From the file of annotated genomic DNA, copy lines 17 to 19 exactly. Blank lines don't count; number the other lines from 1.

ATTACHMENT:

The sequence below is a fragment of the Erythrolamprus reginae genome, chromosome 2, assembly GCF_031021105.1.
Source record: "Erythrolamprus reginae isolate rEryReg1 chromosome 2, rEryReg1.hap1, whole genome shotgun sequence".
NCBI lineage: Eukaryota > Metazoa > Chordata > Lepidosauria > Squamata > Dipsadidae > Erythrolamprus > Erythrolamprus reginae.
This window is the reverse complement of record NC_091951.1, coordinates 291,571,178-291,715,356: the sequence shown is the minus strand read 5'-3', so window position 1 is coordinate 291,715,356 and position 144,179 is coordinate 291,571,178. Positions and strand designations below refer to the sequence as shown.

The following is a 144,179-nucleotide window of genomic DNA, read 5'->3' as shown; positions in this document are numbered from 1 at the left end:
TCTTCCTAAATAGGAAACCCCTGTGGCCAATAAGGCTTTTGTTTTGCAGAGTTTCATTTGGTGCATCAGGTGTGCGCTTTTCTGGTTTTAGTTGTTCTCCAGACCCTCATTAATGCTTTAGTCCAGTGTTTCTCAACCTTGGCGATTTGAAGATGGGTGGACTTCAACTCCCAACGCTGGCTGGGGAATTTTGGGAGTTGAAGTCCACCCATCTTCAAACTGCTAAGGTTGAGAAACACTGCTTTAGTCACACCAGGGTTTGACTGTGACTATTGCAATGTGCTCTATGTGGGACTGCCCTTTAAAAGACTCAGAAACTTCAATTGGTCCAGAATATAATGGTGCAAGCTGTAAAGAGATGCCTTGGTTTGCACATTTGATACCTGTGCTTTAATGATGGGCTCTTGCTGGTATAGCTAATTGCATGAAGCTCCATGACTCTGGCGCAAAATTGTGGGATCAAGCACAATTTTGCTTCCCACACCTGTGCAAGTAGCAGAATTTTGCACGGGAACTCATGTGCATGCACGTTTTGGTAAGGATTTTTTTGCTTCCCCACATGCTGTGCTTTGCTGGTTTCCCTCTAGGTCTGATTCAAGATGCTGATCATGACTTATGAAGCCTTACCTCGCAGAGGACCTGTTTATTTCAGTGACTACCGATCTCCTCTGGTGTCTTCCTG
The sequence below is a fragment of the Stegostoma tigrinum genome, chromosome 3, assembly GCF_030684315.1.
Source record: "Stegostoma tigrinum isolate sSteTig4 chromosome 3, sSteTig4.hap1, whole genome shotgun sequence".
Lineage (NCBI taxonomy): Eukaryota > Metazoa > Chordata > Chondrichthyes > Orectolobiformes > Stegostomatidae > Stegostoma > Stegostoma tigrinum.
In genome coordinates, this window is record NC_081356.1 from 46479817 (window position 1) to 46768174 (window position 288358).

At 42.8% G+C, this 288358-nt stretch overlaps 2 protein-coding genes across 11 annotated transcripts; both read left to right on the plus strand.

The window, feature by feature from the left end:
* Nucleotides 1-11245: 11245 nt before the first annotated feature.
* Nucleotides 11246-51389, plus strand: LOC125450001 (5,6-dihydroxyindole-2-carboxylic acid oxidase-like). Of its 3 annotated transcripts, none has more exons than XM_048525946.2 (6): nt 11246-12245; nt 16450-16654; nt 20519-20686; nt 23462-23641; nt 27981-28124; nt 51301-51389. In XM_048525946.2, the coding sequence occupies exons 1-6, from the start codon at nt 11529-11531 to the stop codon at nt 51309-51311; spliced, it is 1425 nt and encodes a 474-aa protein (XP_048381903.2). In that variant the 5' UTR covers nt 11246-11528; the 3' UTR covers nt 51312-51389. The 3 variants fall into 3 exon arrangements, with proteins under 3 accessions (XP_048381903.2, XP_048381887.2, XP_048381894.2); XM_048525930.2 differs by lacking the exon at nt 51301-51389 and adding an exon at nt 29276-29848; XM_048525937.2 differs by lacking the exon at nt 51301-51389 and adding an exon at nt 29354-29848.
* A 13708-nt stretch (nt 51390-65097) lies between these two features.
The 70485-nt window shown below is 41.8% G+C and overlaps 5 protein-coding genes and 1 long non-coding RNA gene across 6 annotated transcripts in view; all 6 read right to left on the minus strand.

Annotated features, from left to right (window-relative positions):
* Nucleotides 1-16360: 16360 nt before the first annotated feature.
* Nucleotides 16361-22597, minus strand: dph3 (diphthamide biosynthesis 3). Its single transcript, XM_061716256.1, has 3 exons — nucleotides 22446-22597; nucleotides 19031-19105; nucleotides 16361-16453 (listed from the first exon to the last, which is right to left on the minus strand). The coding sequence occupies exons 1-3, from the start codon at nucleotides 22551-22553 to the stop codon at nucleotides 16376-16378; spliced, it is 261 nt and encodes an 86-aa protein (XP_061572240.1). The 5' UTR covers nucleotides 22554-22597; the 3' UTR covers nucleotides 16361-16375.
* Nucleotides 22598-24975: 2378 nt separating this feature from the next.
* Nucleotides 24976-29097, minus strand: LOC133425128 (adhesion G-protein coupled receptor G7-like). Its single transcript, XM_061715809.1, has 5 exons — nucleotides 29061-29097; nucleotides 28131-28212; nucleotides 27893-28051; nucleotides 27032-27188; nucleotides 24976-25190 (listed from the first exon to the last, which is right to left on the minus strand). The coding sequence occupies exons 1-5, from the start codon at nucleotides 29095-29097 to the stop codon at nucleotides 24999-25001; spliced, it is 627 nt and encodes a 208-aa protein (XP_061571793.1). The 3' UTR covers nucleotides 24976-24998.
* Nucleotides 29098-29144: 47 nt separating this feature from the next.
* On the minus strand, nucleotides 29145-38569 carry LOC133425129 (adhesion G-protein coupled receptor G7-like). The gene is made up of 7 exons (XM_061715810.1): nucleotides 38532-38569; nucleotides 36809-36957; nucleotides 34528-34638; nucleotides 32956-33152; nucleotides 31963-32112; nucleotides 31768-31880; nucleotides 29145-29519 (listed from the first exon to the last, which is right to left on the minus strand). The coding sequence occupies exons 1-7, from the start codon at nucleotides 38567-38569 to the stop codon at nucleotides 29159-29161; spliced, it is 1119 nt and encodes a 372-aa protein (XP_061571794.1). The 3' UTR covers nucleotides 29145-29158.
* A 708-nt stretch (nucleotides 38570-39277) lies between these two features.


Annotated features, from left to right (window-relative positions):
* Nucleotides 1-16360: 16360 nt before the first annotated feature.
* Nucleotides 16361-22597, minus strand: dph3 (diphthamide biosynthesis 3). Its single transcript, XM_061716256.1, has 3 exons — nucleotides 22446-22597; nucleotides 19031-19105; nucleotides 16361-16453 (listed from the first exon to the last, which is right to left on the minus strand). The coding sequence occupies exons 1-3, from the start codon at nucleotides 22551-22553 to the stop codon at nucleotides 16376-16378; spliced, it is 261 nt and encodes an 86-aa protein (XP_061572240.1). The 5' UTR covers nucleotides 22554-22597; the 3' UTR covers nucleotides 16361-16375.